Penguins Notebook: Gonchar skates, still is questionable
December 3, 2007 5:00 AM
Goaltender Marc-Andre Fleury makes a save on a shot by the Thrashers' Bryan Little in a game Nov. 24. Fleury has had two consecutive strong starts for the Penguins.
By Dave Molinari Pittsburgh Post-Gazette
Defenseman Sergei Gonchar, who has missed the Penguins' past two games because of a sore groin, made it through all of yesterday's practice at Mellon Arena, then stayed on the ice for some extra work.
That's compelling evidence that Gonchar is getting over his injury but wasn't enough to convince coach Michel Therrien that Gonchar is ready to be in the lineup when the Penguins face Phoenix tonight at Mellon Arena.
"I don't think [he'll play tonight]," Therrien said. "I'd be really surprised. We'll see how he's going to feel. I don't think one practice is good enough to make sure that he's going to be on top of his game."
There are medical considerations, too. If Gonchar would return before his injury has healed, he could aggravate it and be out for an extended period.
"With that type of injury, he has to be 100 percent," Therrien said. "If he'd pull it again, it could be two or three weeks, and he's an important player."
Matchup: Phoenix Coyotes at Penguins, 7:38 p.m. today, Mellon Arena.
TV, radio: FSN Pittsburgh; WXDX-FM (105.9).
Probable goaltenders:Marc-Andre Fleury for Penguins. Ilya Bryzgalov for Coyotes.
Penguins: Will be trying to win three consecutive home games for first time this season. ... RW Colby Armstrong has four-game points streak. ... Have scored more than one power-play goal just once in past 15 games.
Coyotes: Are 7-6 on road, but 0-3 on trip that ends tonight. ... C Peter Mueller ranks among rookie leaders with seven goals. ... Power play is tied for second-worst in league, with conversion rate of 13 percent.
Hidden stat: Coyotes and Atlanta Thrashers are only teams that haven't lost in overtime or shootout this season.
Center Maxime Talbot, out for the past five games because of a high ankle sprain, has been penciled into the lineup for tonight's game, although Therrien declined to say whose place he will take.
Fleury on a roll
Penguins goalie Marc-Andre Fleury, who has had a decidedly up-and-down season, has put together two strong starts in a row, stopping 50 of 51 shots.
"It's been a little better," he said.
"I feel good, relaxed, and I thought the guys have played great in front of me the last couple of games."
Fleury said he has not made any significant changes of late, aside from going back to headgear he wore for part of last season.
"I changed my helmet, but I don't think that made much of a difference," he said, laughing.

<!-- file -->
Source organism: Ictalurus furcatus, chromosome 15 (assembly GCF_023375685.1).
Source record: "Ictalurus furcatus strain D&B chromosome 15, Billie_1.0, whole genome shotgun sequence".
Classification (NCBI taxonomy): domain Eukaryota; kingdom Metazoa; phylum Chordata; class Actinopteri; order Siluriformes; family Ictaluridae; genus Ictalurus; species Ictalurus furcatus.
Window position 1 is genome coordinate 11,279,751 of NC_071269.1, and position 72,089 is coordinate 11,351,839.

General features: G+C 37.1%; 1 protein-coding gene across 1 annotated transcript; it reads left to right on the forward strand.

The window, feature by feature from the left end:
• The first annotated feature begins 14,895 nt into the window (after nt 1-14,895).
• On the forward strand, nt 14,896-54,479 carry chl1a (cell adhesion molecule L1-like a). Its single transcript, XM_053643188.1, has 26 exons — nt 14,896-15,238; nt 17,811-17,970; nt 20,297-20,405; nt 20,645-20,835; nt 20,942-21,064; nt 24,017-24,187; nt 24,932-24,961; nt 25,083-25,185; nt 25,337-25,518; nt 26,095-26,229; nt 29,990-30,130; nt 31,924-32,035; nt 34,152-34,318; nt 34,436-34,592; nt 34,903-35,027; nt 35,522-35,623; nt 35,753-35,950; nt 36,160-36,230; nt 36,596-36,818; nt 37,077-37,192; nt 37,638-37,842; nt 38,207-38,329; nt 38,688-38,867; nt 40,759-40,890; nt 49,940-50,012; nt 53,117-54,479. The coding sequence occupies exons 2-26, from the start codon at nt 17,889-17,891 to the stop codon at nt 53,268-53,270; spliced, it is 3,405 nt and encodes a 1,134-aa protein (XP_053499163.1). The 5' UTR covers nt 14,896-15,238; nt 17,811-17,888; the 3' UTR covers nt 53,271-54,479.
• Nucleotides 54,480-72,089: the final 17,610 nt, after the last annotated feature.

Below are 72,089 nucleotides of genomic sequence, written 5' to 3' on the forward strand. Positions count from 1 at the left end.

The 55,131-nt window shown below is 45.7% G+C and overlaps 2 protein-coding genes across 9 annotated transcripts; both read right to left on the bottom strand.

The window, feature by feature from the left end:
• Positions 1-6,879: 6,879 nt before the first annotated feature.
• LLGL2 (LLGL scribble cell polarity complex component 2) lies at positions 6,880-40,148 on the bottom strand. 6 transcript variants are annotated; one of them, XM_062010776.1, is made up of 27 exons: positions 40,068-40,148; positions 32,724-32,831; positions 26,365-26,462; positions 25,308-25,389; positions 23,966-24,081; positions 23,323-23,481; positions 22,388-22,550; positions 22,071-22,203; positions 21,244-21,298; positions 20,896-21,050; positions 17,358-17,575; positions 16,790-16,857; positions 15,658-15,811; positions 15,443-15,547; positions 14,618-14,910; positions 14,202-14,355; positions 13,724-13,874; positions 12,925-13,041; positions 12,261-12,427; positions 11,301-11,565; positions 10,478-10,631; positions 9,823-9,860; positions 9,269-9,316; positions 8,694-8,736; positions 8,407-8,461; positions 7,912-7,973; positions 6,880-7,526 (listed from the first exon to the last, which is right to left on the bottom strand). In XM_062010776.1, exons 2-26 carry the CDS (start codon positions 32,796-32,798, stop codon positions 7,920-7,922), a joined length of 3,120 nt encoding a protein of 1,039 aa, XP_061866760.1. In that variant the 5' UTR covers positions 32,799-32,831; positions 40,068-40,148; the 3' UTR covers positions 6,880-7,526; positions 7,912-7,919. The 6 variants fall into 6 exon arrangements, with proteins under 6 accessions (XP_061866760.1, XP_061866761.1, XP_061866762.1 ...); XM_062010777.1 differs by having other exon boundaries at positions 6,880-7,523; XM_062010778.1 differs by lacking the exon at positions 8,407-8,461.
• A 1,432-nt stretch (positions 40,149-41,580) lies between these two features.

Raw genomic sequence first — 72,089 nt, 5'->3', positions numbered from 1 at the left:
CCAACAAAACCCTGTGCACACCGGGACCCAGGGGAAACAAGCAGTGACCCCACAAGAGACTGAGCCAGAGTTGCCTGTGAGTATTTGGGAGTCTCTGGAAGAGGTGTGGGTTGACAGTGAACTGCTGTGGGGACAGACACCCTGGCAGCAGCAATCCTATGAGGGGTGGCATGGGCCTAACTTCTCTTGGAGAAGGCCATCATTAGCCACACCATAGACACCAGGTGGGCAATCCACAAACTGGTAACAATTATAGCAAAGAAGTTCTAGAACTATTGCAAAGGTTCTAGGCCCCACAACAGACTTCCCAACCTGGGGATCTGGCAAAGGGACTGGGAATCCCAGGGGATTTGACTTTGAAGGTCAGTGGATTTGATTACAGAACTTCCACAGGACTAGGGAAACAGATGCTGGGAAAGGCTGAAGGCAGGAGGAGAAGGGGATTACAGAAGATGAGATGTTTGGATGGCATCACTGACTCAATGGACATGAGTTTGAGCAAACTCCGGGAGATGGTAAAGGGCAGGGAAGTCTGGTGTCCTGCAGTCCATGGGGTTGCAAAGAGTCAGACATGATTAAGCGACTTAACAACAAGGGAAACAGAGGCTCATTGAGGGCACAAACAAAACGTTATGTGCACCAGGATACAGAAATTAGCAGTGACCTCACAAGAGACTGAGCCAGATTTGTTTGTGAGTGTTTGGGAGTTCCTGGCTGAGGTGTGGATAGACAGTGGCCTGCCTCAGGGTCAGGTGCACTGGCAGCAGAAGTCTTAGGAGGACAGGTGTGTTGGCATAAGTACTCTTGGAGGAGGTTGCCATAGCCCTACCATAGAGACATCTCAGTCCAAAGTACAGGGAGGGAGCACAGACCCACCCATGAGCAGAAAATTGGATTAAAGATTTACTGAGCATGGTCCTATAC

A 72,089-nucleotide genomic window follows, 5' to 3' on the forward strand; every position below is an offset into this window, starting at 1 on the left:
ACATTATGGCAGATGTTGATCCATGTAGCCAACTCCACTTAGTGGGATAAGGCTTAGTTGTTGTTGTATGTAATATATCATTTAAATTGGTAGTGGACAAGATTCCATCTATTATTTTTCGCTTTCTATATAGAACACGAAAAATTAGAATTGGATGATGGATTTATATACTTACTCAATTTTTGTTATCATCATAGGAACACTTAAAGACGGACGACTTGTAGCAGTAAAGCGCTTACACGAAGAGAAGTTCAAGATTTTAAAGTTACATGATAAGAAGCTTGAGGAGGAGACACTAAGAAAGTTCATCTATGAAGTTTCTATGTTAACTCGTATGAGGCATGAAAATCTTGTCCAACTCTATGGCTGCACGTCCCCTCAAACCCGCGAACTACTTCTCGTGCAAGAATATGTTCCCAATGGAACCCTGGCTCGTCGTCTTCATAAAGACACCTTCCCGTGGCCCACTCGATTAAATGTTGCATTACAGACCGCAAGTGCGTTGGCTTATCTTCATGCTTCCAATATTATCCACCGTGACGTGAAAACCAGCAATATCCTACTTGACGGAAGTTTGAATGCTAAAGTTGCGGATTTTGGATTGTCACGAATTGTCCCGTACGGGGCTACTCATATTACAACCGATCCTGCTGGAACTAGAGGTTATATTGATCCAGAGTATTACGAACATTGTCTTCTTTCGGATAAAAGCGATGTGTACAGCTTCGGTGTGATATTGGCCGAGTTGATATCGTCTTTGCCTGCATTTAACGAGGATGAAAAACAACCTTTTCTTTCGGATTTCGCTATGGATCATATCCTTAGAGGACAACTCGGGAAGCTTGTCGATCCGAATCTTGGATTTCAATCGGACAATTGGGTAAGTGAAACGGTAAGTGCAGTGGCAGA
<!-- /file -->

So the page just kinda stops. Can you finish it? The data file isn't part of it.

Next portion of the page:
"I've just tried to work [with goaltending coach Gilles Meloche] and watched a bunch of tapes."
Bryzgalov gives Coyotes lift
Phoenix has surged back into playoff contention since claiming goalie Ilya Bryzgalov off waivers from Anaheim.
He won his first four starts before giving up five goals on seven shots in a 6-1 loss Friday in Chicago and absorbing a 3-2 defeat in Detroit the next night.
"Goaltending is a big part of any hockey team," Therrien said. "He got an opportunity to be No. 1, and he's had a huge impact right away."
While Bryzgalov's contributions in games can't be overlooked, Coyotes coach Wayne Gretzky told the Arizona Republic that his impact isn't limited to those settings.
"At practice, he's making our players better by making them bear down on every shot because he doesn't want to get anything scored on him in practice," he said. "It's ... interesting to see."
Crosby expects attention
Penguins center Sidney Crosby will make his first professional appearances in Western Canada this week, and team officials have been preparing for relentless attention from the press and public in Alberta and British Columbia.
They already have scheduled a series of media-availability sessions, beginning with one at the team hotel in Edmonton after the Penguins arrive tomorrow.
Crosby is a nationally recognized figure in Canada -- and was even before he made it to the NHL -- and acknowledged that traveling there for games places a few more demands on him than road trips in the United States.
"It's probably a little busier [when the Penguins play in Canada]," he said. "I'd say that would be the word. There's a lot more going on. A lot more interviews. Probably harder to go to restaurants, things like that."
Sydor heads back to ice
Gonchar's injury created an opening for veteran Darryl Sydor, who got back into uniform Friday after being a healthy scratch for five games in a row.
He has played 15-plus minutes in each of the Penguins' past two games, earning an assist and a plus-minus rating of plus-1.
Whether he'll retain his place in the lineup when Gonchar returns remains to be seen, but if he doesn't, it won't be because he threw his work ethic into neutral when he wasn't playing.
"I took the three weeks to get in better shape," he said. "I did a lot of stuff off the ice with our strength coach [Mike Kadar], did some extra stuff on the ice. ... I guess I took my frustrations out on the treadmill and the weights."